How To Achieve A Healthier Happy New Year!

What can you do to ensure that 2018 will be a truly happy year?

If there is anything that everyone undoubtedly wants in their life, it is that often elusive feeling of happiness. Famously, a high-profile engineer called Mo Gawdat has even come up with a kind of algorithm for happiness in his book Solve for Happy.

“Happiness is equal to or greater than the difference between the way you view the events in your life minus your expectations about how life should behave. Which means that if you perceive the events as equal to or greater than your expectations, you’re happy — or at least not unhappy,” writes Gawdat.

He spends more than 300 pages aiming to explain the basis for this algorithm and his philosophy of happiness. But there is, of course, no miracle recipe that all of us can follow to feel that glow of joy 24/7.

In this article, we do not tell you how to reach Nirvana. Instead, we look at the small things that most of us can reasonably achieve in the New Year so that we may improve our mental and physical well-being.

Here are some steps that you can take starting right now to boost your quality of life. The rest is up to you, so mind that you keep your New Year’s resolutions!

1. Be more active

This year, many studies have focused on the role of physical exercise not only in keeping us fit, but also in improving other aspects of our physical and mental health.

A study conducted earlier this year by researchers at the University of British Columbia in Okanagan, Canada, found that women’s perception of their own bodies improves after they exercise. The effect appears to be immediate and doesn’t depend on mood or actual state of fitness after exercising.

Furthermore, numerous recent studies have shown that exercise can counteract and prevent depression, which affects 40 million adults in the United States every year.

As little as 1 hour of exercise each week, regardless of intensity, can keep mood disorders at bay, found researchers from Australia’s Black Dog Institute.

And, if you’re struggling to keep up the motivation to go out for a jog or ride your bike, then there’s a simple fix: just focus on doing the kind of exercise that makes you happy.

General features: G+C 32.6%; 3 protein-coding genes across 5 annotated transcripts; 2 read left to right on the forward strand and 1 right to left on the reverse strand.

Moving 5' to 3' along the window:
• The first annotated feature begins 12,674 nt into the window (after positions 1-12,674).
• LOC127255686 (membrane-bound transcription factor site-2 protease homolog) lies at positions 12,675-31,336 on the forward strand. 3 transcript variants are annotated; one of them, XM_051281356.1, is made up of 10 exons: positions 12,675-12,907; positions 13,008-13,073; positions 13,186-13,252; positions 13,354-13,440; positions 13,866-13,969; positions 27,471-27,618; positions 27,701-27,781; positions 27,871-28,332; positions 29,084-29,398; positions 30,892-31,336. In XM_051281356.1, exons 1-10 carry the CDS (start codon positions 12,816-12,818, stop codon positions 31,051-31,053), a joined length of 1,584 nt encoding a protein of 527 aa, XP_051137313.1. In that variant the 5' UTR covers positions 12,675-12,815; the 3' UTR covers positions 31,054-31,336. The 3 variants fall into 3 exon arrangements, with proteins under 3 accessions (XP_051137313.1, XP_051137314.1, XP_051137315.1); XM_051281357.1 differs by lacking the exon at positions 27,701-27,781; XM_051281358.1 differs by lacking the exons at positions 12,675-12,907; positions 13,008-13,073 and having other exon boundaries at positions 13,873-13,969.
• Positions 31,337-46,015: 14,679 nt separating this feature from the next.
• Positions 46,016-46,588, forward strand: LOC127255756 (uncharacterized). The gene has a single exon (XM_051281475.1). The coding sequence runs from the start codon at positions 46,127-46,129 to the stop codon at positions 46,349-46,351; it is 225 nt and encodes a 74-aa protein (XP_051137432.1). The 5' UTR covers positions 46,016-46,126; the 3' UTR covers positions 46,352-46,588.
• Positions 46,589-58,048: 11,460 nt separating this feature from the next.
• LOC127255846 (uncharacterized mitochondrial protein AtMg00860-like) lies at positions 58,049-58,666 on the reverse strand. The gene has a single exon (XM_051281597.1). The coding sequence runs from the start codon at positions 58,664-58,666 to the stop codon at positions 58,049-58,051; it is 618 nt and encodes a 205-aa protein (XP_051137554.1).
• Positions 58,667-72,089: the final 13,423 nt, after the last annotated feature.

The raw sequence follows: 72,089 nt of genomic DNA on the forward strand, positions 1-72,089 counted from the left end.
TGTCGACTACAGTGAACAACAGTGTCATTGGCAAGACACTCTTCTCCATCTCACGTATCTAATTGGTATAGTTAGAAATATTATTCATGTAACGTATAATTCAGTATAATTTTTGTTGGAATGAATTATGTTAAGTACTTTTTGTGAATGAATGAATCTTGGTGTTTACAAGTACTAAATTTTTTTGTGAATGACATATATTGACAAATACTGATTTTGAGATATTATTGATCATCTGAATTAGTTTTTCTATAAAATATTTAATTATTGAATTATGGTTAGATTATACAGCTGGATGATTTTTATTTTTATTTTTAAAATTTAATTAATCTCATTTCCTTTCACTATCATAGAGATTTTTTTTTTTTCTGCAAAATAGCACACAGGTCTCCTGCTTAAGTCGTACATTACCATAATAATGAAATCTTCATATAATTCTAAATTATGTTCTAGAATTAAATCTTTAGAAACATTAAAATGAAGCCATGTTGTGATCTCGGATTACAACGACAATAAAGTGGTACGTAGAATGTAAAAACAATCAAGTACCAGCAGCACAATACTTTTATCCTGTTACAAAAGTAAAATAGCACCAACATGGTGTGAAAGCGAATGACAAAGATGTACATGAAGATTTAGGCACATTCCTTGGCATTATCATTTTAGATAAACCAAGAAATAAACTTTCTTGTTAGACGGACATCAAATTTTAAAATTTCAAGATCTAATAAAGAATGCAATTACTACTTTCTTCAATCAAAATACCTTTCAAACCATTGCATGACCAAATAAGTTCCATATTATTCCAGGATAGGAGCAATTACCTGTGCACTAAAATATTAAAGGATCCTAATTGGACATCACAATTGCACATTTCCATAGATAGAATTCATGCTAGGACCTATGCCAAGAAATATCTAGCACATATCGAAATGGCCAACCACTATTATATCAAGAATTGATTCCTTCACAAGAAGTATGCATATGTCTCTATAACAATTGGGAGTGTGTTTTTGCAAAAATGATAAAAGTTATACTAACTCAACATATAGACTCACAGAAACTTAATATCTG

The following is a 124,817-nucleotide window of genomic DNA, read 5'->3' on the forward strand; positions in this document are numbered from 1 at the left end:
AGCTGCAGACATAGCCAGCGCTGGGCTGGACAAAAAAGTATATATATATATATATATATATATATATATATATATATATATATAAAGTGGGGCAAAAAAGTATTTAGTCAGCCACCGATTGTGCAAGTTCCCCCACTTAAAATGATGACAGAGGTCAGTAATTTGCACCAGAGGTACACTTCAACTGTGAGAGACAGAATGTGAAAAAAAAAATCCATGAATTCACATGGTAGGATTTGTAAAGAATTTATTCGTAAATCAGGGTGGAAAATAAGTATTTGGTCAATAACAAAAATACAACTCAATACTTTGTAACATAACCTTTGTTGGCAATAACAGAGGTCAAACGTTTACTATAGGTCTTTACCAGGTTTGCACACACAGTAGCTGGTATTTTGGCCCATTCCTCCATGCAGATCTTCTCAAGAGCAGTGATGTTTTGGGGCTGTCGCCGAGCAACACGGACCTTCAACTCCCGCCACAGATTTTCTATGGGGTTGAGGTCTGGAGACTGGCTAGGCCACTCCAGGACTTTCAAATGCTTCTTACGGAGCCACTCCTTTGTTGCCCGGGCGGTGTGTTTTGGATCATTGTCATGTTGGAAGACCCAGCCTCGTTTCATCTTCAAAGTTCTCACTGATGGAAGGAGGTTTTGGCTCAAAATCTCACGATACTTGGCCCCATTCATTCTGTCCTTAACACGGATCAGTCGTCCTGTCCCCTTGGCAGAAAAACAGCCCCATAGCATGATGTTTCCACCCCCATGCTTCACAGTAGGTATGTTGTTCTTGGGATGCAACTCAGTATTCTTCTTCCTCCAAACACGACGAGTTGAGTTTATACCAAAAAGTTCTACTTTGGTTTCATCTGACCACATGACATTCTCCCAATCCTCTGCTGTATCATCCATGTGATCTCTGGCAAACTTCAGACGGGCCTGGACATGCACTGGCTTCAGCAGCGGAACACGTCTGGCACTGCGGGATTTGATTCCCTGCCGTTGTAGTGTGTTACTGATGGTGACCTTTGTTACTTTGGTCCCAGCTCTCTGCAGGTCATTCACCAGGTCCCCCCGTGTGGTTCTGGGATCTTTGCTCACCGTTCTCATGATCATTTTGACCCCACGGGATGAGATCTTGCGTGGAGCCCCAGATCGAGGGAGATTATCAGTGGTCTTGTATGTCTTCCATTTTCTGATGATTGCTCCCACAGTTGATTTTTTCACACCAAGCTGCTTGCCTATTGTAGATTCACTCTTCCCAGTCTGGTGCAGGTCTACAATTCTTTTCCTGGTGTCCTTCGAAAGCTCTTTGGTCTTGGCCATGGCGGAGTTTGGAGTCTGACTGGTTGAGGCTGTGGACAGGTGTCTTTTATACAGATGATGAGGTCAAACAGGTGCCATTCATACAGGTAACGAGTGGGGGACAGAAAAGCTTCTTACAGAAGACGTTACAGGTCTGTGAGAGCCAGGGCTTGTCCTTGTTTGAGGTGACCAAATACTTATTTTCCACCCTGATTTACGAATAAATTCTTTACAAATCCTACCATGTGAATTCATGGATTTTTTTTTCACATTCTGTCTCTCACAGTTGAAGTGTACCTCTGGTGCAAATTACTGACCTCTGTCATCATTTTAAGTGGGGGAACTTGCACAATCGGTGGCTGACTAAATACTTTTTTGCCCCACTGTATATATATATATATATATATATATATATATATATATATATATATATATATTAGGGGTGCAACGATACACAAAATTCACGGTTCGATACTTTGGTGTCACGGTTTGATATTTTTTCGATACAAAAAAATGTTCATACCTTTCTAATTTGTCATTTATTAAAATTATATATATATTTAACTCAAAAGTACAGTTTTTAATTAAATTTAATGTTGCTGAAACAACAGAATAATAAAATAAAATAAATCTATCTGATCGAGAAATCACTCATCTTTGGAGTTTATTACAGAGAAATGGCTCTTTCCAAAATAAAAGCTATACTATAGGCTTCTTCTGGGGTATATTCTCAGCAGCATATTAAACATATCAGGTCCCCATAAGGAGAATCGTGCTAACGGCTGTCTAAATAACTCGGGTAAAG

“[A]ny movement is better than nothing,” explains Michelle Segar, from the University of Michigan in Ann Arbor, so we should stop feeling guilty about not reaching a set target or not exercising at a certain intensity.

What’s really important is to find the fitness routine that suits us best so we can follow it more easily.

And, while we’re considering what new sports or activities we could take up in the New Year to boost our happiness levels, why not try something off the trodden path? Bouldering has been found to alleviate symptoms of depression, such as low moods, fatigue, and a lack of concentration.

Why not try yoga and meditation?

Speaking of mindfulness, practices such as yoga and meditation have been found to boost the quality of life and increase our sense of well-being.

 Why not give yoga a try in 2018? It’s been suggested to improve resilience and boost happiness.

Various recent studies have suggested that yoga is effective in tackling depression and that it helps to lower anxiety and stress levels. These effects, the researchers found, can last for up to 4 months after participation in a yoga program.

According to a study from the University of Southern California in Los Angeles, both yoga and meditation can improve psychological and physiological resistance to stress factors.

This, the authors note, may mean not only that the mental health of people who practice yoga and meditation is not easily affected by negative events, but also that their immune system is better prepared to handle emergencies.

Another study reports that yoga and meditation may even play a role in how our brain contributes to the process of gene expression.

“These activities are leaving what we call a molecular signature in our cells, which reverses the effect that stress or anxiety would have on the body by changing how our genes are expressed,” asserts lead researcher Ivana Buric.

2. Get enough sleep

Much research published in 2017 has focused on the prominent role played by a good night’s sleep in our mental and physical health. Sleep, we now know, is important in memory consolidation, fear learning, and keeping our brain well-rested so that we can react appropriately to events during the day.

Don’t underestimate the impact that sleep can have on your well-being.

 

Since people affected by insomnia are twice as likely as their peers to develop depression, it comes as no surprise that a good night’s sleep should be a priority in our search for happiness and wellness.

Ensuring that we are well rested can make our level of contentment peak, says a study that was conducted by the University of Warwick in the United Kingdom. The authors of the paper compare this happiness boost with winning the lottery.

They say, “[The benefits of a good night’s sleep] are […] comparable with the average improvement in well-being (1.4-point reduction) shown by [lottery winners in the U.K.] 2 years after a medium-sized (£1000–£120000 in 1998 money) lottery win.”